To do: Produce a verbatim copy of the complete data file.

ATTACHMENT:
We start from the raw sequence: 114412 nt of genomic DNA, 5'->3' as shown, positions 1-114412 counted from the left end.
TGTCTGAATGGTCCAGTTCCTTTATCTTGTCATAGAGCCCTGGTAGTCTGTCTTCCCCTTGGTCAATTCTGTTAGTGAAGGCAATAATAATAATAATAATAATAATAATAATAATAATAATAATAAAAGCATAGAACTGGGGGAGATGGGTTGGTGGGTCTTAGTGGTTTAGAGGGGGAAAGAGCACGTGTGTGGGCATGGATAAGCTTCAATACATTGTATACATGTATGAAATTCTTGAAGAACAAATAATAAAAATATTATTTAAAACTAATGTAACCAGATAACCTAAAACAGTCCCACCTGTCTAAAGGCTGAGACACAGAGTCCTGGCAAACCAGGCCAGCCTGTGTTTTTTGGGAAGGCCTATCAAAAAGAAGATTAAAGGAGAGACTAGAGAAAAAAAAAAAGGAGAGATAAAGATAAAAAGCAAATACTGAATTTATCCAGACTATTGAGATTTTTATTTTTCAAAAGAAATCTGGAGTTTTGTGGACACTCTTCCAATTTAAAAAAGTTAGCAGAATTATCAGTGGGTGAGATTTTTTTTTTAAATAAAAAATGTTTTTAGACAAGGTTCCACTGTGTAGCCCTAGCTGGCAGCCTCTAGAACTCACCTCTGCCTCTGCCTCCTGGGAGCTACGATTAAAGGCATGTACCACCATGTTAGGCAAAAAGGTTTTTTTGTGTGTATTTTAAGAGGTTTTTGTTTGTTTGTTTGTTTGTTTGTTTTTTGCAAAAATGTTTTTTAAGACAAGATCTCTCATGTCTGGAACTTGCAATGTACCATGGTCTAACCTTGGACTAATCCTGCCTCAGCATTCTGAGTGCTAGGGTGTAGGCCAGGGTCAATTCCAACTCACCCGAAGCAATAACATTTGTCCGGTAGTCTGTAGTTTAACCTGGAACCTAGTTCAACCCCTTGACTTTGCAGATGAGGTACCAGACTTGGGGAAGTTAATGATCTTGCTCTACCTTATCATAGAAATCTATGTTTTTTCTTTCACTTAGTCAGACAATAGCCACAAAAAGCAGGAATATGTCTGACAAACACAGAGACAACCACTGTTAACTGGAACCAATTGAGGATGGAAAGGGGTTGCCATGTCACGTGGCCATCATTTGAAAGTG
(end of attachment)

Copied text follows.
We start from the raw sequence: 114412 nt of genomic DNA, 5'->3' as shown, positions 1-114412 counted from the left end.
TGTCTGAATGGTCCAGTTCCTTTATCTTGTCATAGAGCCCTGGTAGTCTGTCTTCCCCTTGGTCAATTCTGTTAGTGAAGGCAATAATAATAATAATAATAATAATAATAATAATAATAATAATAAAAGCATAGAACTGGGGGAGATGGGTTGGTGGGTCTTAGTGGTTTAGAGGGGGAAAGAGCACGTGTGTGGGCATGGATAAGCTTCAATACATTGTATACATGTATGAAATTCTTGAAGAACAAATAATAAAAATATTATTTAAAACTAATGTAACCAGATAACCTAAAACAGTCCCACCTGTCTAAAGGCTGAGACACAGAGTCCTGGCAAACCAGGCCAGCCTGTGTTTTTTGGGAAGGCCTATCAAAAAGAAGATTAAAGGAGAGACTAGAGAAAAAAAAAAAGGAGAGATAAAGATAAAAAGCAAATACTGAATTTATCCAGACTATTGAGATTTTTATTTTTCAAAAGAAATCTGGAGTTTTGTGGACACTCTTCCAATTTAAAAAAGTTAGCAGAATTATCAGTGGGTGAGATTTTTTTTTTAAATAAAAAATGTTTTTAGACAAGGTTCCACTGTGTAGCCCTAGCTGGCAGCCTCTAGAACTCACCTCTGCCTCTGCCTCCTGGGAGCTACGATTAAAGGCATGTACCACCATGTTAGGCAAAAAGGTTTTTTTGTGTGTATTTTAAGAGGTTTTTGTTTGTTTGTTTGTTTGTTTGTTTTTTGCAAAAATGTTTTTTAAGACAAGATCTCTCATGTCTGGAACTTGCAATGTACCATGGTCTAACCTTGGACTAATCCTGCCTCAGCATTCTGAGTGCTAGGGTGTAGGCCAGGGTCAATTCCAACTCACCCGAAGCAATAACATTTGTCCGGTAGTCTGTAGTTTAACCTGGAACCTAGTTCAACCCCTTGACTTTGCAGATGAGGTACCAGACTTGGGGAAGTTAATGATCTTGCTCTACCTTATCATAGAAATCTATGTTTTTTCTTTCACTTAGTCAGACAATAGCCACAAAAAGCAGGAATATGTCTGACAAACACAGAGACAACCACTGTTAACTGGAACCAATTGAGGATGGAAAGGGGTTGCCATGTCACGTGGCCATCATTTGAAAGTG